BEIJING – Some foreign Catholics attending the Beijing Olympics said they were surprised to discover that the Catholic Church operates in mainland China and the liturgy is the same as back home.
Philippine-American Rob Walsh – the father of Olympic swimmer James Walsh, who swam for the Philippines – was one of many visitors, including state leaders, who attended Mass Aug. 10 at the Cathedral of the Immaculate Conception, reported the Asian church news agency UCA News.
Rob Walsh said his experience of Mass in Beijing is similar to what he is used to in the United States.
He was staying in Beijing for three weeks with family members and had attended two other Sunday Masses at the cathedral. Before that, he told UCA News, he had thought the Catholic Church was not allowed to function in China.
The historic cathedral, a 30-minute walk from Tiananmen Square, offers five Masses every Sunday – one in Latin, two in Chinese and two in English. Its facade recently has featured this message: “One hundred years of Olympics, dream comes true in China. Pray wholeheartedly, peace will prevail forever.”
Li Aoda, an 18-year-old Catholic volunteer at the cathedral, told UCA News she answered Walsh’s questions about the presence of the Catholic Church in China and explained that the country has no Catholic schools. Most visitors ask about Mass times, but few inquire about the local church situation, Li added.
Walsh acknowledged feeling that the Masses might be monitored to see if anyone says anything subversive.
“Most governments are afraid of things that could threaten them. We (in the United States) also have ‘big brothers’ watching,” he said.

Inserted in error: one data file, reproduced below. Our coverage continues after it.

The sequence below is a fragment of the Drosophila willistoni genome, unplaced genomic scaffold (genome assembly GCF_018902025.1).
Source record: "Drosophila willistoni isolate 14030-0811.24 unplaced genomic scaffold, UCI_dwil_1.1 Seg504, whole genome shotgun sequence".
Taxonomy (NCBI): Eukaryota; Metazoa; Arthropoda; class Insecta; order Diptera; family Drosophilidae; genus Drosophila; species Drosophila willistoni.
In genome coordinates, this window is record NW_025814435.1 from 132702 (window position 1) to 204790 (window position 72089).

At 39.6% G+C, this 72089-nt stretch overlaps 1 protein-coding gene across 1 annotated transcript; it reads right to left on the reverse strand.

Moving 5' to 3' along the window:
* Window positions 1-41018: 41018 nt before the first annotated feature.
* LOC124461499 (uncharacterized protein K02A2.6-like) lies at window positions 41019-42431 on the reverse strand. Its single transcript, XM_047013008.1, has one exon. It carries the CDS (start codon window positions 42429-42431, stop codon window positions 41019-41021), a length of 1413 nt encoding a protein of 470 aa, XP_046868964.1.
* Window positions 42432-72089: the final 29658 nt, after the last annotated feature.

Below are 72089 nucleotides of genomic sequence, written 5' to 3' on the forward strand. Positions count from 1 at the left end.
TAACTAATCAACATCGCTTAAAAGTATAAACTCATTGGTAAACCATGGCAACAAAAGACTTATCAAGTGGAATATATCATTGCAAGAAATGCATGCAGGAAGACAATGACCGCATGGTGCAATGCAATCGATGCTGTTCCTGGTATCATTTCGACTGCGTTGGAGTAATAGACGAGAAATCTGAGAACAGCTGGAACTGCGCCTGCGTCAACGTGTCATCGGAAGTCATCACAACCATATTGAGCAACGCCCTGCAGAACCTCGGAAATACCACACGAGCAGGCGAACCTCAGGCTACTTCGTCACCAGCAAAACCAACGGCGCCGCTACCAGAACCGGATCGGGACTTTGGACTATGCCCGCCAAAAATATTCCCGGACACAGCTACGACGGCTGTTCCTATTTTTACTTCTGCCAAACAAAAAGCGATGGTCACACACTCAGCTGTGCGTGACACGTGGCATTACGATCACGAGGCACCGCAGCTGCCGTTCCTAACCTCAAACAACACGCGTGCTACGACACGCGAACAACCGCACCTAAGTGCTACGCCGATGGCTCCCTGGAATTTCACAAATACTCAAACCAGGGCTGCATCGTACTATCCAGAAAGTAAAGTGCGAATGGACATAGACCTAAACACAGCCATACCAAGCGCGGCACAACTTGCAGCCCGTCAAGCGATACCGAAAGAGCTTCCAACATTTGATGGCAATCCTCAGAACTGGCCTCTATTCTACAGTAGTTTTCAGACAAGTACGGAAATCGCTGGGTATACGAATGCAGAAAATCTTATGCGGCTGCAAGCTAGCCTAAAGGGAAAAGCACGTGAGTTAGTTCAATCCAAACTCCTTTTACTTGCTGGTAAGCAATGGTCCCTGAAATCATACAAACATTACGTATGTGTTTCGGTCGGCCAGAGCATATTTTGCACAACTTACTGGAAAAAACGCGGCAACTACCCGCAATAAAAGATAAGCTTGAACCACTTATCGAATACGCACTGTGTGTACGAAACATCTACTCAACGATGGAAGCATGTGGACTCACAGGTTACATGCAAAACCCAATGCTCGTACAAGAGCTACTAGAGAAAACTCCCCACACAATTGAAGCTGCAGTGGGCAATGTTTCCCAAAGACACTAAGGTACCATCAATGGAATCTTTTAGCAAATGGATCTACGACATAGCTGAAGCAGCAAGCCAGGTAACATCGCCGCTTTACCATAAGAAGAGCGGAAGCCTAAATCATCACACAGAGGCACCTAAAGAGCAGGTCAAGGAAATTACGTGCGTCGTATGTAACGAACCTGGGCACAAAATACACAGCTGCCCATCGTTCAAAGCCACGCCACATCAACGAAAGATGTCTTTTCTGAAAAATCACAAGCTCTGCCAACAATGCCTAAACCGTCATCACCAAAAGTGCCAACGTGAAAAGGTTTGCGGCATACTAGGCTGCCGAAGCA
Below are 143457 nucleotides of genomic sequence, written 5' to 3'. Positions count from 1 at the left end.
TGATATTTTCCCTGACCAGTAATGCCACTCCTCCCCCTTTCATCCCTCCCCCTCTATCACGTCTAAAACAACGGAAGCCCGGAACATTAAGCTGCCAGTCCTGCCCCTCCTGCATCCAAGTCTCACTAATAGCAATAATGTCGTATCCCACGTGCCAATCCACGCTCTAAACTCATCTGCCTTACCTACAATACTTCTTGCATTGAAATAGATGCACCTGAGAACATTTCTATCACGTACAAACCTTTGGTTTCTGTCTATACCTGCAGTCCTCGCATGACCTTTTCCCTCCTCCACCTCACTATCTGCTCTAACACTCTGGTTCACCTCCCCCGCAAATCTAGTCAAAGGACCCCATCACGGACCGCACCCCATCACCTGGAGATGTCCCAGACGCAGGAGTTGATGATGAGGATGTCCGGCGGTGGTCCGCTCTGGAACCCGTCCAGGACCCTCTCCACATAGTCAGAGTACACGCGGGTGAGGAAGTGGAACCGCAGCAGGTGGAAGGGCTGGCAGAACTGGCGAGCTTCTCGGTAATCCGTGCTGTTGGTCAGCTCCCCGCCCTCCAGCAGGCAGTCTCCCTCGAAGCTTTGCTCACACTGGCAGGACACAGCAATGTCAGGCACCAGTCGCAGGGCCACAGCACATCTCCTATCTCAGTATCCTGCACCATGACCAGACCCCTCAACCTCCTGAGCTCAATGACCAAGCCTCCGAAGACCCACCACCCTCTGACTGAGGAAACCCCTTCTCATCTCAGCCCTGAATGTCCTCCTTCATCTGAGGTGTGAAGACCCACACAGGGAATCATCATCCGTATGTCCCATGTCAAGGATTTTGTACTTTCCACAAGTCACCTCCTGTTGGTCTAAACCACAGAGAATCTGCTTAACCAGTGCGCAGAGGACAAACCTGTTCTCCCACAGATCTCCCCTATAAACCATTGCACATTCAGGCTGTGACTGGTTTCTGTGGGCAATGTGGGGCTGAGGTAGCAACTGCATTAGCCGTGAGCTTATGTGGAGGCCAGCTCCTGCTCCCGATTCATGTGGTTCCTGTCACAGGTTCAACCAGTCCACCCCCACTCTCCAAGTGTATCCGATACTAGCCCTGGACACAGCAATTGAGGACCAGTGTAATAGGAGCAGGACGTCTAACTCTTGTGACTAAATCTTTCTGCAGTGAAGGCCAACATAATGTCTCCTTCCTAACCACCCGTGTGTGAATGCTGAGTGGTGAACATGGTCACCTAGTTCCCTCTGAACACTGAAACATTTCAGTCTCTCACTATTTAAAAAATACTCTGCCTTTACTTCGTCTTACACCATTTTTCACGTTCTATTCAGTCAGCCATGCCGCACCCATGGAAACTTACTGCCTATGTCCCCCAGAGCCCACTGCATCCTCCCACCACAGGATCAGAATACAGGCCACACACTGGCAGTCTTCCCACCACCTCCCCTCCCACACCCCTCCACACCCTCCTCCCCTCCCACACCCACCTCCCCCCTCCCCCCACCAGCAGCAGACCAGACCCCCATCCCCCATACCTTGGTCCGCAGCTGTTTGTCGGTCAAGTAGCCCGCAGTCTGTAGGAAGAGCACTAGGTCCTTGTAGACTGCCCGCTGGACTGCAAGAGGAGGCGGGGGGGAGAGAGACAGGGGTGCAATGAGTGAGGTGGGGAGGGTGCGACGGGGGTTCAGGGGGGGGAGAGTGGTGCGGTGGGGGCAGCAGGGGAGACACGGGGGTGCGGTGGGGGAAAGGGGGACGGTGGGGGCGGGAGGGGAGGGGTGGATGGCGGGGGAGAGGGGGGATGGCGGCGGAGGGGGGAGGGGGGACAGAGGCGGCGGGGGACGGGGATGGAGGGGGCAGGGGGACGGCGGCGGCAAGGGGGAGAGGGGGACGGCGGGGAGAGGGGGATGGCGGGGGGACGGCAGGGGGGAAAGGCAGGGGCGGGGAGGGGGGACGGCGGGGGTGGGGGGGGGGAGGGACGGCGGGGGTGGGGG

Matthew Valletta and Sarah Leary, young American Catholics in Beijing to study Chinese, told UCA News they found out about the cathedral through friends in Beijing.
“I am really surprised to see so many people” at Mass, Mr. Valletta said. “I thought religions are deemed superstitious” and thus “not encouraged in China.”
His Mass experience, he said, “was really beautiful because we were surrounded by people from around the world.”
Ms. Leary, in her 20s, said she was surprised that the Chinese celebrant prayed for the pope at Mass since China has no diplomatic ties with the Vatican.
Cobei Ruiter, a tourist from the Netherlands who is not Catholic, had a different sense of the situation.
“The church looks normal and I don’t see any military here,” she said. “Every country has its way of looking at religion.”
Security checks apparently were stepped up at the cathedral Aug. 10 for heads of state attending Mass. They included Philippine President Gloria Macapagal-Arroyo of the Philippines; Henri, Grand Duke of Luxembourg; and Tuiatua Tupua Tamasese Efi, Samoa’s head of state.
According to the Beijing Diocese’s Tianguang (Heavenly Light) Web site, Bishop Joseph Li Shan of Beijing received the state leaders after the Mass.
In China, the government requires the registration of church communities and their leaders. Some Chinese view registration as a tool for control and prefer to exercise the faith in a semiclandestine manner.
A White House press release said U.S. President George W. Bush attended an Aug. 10 service at Kuanjie Protestant Christian Church in Beijing. Bush was quoted as saying that he and his wife “had the great joy and privilege of worshiping here in Beijing” and “it just goes to show that God is universal, and God is love.”
At a press interview the next day, he said the Beijing Olympics gave him a chance to tell China’s people: “Religion won’t hurt you. You ought to welcome religious people.” He added that he would seek a chance to tell Chinese leaders to “register the underground churches and give them a chance to flourish.”